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The SharePoint & Office 365 Technology Conference comes to Washington, D.C. from November 12th through the 15th, bringing dozens of learning sessions and tutorials from the industry's leading experts.
Among the presenters is Regional Technology & Innovation Director at Gimmal Partner Avanade, Ruven Gotz. As his biography listed on the SPTechCon website states:
As a consultant, speaker, Microsoft MVP and author with over 25 years of technology consulting experience, Ruven has spent the past decade building innovative collaboration and digital workplace solutions for his clients. He has advised clients on governance, information architecture and the adoption of collaboration and enterprise social tools. Ruven has spoken at over 100 conferences in Europe, South Africa, Australia and across North America and is the author of a book on Information Architecture. Ruven grew up in Toronto but for the past two years, has been enjoying the pace of life in Manhattan.
Gotz will be presenting a demonstration that illustrates why U.S companies should start taking the EU's General Data Protection Regulation (GDPR) more seriously. Many organizations are thinking along the lines of: "Isn't GDPR a European thing? Our company is American, so this doesn't apply to me." But, as Gotz will point out, this thinking could lead organizations astray and expose them to massive fines.
Do you have any clients in Europe? Any employees? Do Europeans come to America and do business with you? If you can answer any of these questions with "yes," it's time to start paying attention.
Ruven's presentation will take a tactical view of GDPR, developing the requirements organizations should prepare for and exploring the route to compliance offered by Microsoft, solutions like Gimmal's and others. If your organization finds itself behind in its preparations and you can get to D.C. next week, SPTechCon is sure to provide the insight and background you need to get your program set up by the time the fines go into effect next May.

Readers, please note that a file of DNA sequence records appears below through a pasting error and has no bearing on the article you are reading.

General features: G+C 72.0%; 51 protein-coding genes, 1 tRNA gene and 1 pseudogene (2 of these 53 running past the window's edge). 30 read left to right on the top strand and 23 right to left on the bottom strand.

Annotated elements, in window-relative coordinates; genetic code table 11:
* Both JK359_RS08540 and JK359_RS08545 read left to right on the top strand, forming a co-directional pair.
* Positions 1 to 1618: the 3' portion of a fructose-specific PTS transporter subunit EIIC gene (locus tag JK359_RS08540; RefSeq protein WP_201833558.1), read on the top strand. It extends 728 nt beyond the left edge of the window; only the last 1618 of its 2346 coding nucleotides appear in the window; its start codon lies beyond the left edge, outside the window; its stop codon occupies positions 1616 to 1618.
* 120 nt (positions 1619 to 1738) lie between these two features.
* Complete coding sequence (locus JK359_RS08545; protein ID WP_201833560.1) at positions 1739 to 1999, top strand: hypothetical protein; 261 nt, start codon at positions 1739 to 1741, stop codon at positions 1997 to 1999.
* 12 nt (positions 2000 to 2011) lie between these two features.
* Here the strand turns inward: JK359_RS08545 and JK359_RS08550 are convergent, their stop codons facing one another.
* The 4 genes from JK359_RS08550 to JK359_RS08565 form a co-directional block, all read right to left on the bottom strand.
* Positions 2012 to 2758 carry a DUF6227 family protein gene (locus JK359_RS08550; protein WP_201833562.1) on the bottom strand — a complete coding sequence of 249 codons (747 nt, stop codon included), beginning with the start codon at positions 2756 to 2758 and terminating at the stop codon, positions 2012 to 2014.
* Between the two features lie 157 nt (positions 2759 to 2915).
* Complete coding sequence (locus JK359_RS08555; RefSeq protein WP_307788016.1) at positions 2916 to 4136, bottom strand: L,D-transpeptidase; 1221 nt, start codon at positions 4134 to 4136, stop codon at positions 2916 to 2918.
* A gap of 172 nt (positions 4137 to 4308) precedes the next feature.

So with that in mind, get over to the SPTechCon site now to submit your registration!
In the meantime, or if you are not able to make it to SPTechCon, we have a variety of resources available to aid you on the path to compliance:
The general goal of this regulation is to strengthen data protections under a unifying system for all individuals in Europe and to allow citizens more control over their personal data. Of course, this affects many companies in North America that do any business in Europe if personal data is part of the transaction. It also changes the way European companies are allowed to transport personal data across borders. With these considerations in mind, we here at Gimmal reached out to some of our customers to try and understand what effects the GPDR will have for them.
In this first round of survey results, we examine how these organizations are managing the urgency of compliance, as well as what they are doing to make sure they get the job done right.
Office 365 provides an excellent foundation for organizations to improve information management and productivity in the cloud. But what about Office 365 makes it the ideal starting place for your policy initiatives?
It's all about flexibility and integration. With the right extensions, Office 365 can also provide structure to a hybrid environment that includes on-premises systems and other cloud solutions.
Recently, Gimmal interviewed Reid Smith, co-founder and CEO at i2k Connect. The mission of i2k Connect is to revolutionize information discovery using its novel artificial intelligence (AI) technology, informed by industry knowledge, to transform unstructured documents into structured data.
He spoke at length about artificial intelligence, information governance, GDPR, and a host of other topics.
Troubling trends are prompting regulators to bolster data security and privacy legislation to impose stricter obligations on businesses and data controllers. The new European Data Protection Regulation is the most immediately visible evidence of what will soon be a tidal wave of national and industry information privacy and security regulations.
Organizations cannot hope to meet this coming wave of regulation by approaching information privacy and security as an afterthought or by applying outdated and manual approaches to a set of problems that simply must be automated.